On behalf of Bob Coret:
I'd like to mention Gaenovium to you: a genealogy technology conference,
by genealogy technologists for genealogy technologists. It's an
international conference in Leiden, organised by Bob Coret and Tamura Jones.
I think it might be of interest to you! More info is available at
> I've been wondering recently if anyoen is working on semi-automatic
> extraction of significant works using OCR for genealogy purposes. For
> example I have piles of letters, some of them typed, that my
> grandparents have about their genealogy. I do not have time to read
> them all. But if they could be scanned and 'intelligently' searched
> for recurring keywords then that would be a great help.
To tell you the truth, I'm quite disappointed by the lack of progress in
that area. There's all sorts of programs that can help you organize
pictures, recognizing faces, like Picasa, mostly on-line today, but the
next step, i.e. reading texts and enable searching on that, doesn't seem
to be made much. I know one exception, and that's Microsoft OneDrive,
which does do OCR on the scans that I have there. They are not indexed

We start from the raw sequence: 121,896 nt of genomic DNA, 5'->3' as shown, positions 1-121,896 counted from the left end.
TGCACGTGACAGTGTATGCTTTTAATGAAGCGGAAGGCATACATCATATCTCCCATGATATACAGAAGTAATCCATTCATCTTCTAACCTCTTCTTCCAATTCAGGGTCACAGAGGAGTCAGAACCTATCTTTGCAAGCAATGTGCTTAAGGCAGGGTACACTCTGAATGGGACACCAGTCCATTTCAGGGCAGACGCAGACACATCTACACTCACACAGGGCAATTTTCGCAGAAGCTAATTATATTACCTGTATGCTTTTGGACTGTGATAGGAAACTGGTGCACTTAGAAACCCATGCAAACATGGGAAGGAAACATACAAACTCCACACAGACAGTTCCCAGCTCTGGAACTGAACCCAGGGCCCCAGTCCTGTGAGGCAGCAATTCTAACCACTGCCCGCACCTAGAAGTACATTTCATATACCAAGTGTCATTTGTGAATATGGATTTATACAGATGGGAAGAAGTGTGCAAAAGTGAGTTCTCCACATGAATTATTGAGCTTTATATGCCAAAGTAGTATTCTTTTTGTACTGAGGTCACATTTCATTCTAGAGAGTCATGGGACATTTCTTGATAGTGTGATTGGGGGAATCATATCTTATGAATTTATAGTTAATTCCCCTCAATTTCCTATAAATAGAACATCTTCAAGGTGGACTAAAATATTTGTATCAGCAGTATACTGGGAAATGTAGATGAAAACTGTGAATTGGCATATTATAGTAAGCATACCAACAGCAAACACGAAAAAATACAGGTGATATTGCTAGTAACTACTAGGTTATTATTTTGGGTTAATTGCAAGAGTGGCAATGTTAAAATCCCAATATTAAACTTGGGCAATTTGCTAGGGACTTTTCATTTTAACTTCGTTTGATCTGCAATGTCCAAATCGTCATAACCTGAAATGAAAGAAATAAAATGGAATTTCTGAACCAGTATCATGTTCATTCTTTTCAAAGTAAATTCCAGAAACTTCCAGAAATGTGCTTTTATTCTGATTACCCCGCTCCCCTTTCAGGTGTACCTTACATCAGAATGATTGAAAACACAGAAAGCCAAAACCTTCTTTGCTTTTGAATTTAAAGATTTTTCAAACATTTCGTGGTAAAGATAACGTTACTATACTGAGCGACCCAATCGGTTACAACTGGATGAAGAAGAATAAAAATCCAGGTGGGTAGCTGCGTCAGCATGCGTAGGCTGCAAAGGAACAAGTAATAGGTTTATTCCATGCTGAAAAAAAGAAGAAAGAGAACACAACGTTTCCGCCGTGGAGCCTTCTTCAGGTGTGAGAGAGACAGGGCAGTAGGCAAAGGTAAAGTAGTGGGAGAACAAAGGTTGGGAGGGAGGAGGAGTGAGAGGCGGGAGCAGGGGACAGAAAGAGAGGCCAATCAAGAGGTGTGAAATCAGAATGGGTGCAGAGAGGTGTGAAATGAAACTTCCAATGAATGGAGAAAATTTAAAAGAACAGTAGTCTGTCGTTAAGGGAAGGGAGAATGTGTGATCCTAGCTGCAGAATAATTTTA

however, I think.
I would love to have a folder where I can store scanned documents and
have them scanned for text like media player scans and organizes my
music, preferably on Linux, because that is my genealogical workbench
today, but instead the only progress that I see is that our desktop
software gets more sophisticated data models, where Gramps is ahead of
most of the competition, but still sort of forces me to have my data
confined in database cells. And that's kind of weird, because the
technology to access data that lives outside the program is there.
That's what media players and photo albums use too, reading meta data
from the actual files, and rescanning when appropriate. And that should
be easy with open document formats too, don't you think?
One of my fantasies is to have a source book in LibreOffice, which
allows me to format sources any way I like, paste them from web pages,
and so forth, in which I can use headers and styles that are recognized
by Gramps as source titles, authors, etc. I like that, because I feel
way more comfortable paging through a large text than clicking from one
citation to another. And when I can have things that way, I'd like to
put links to persons in there too, so that indi: shows a person in
Gramps just like http: shows a web page in Firefox. One could think
about a similar thing in Evernote, which uses an open document format
too. It's all XML.
This lack of progress, or lack of fantasy maybe, is the primary reason
why I won't attend the Gaenovium conference myself. I know there will be
smart people talking there, but each of their works are still sort of
confined to a single domain, where I think we should recognize that
we're part of an ecosystem.
Come to think of it. RootsMagic is in my ecosystem too, and it has a
find everything tool. Wouldn't that be nice in Gramps?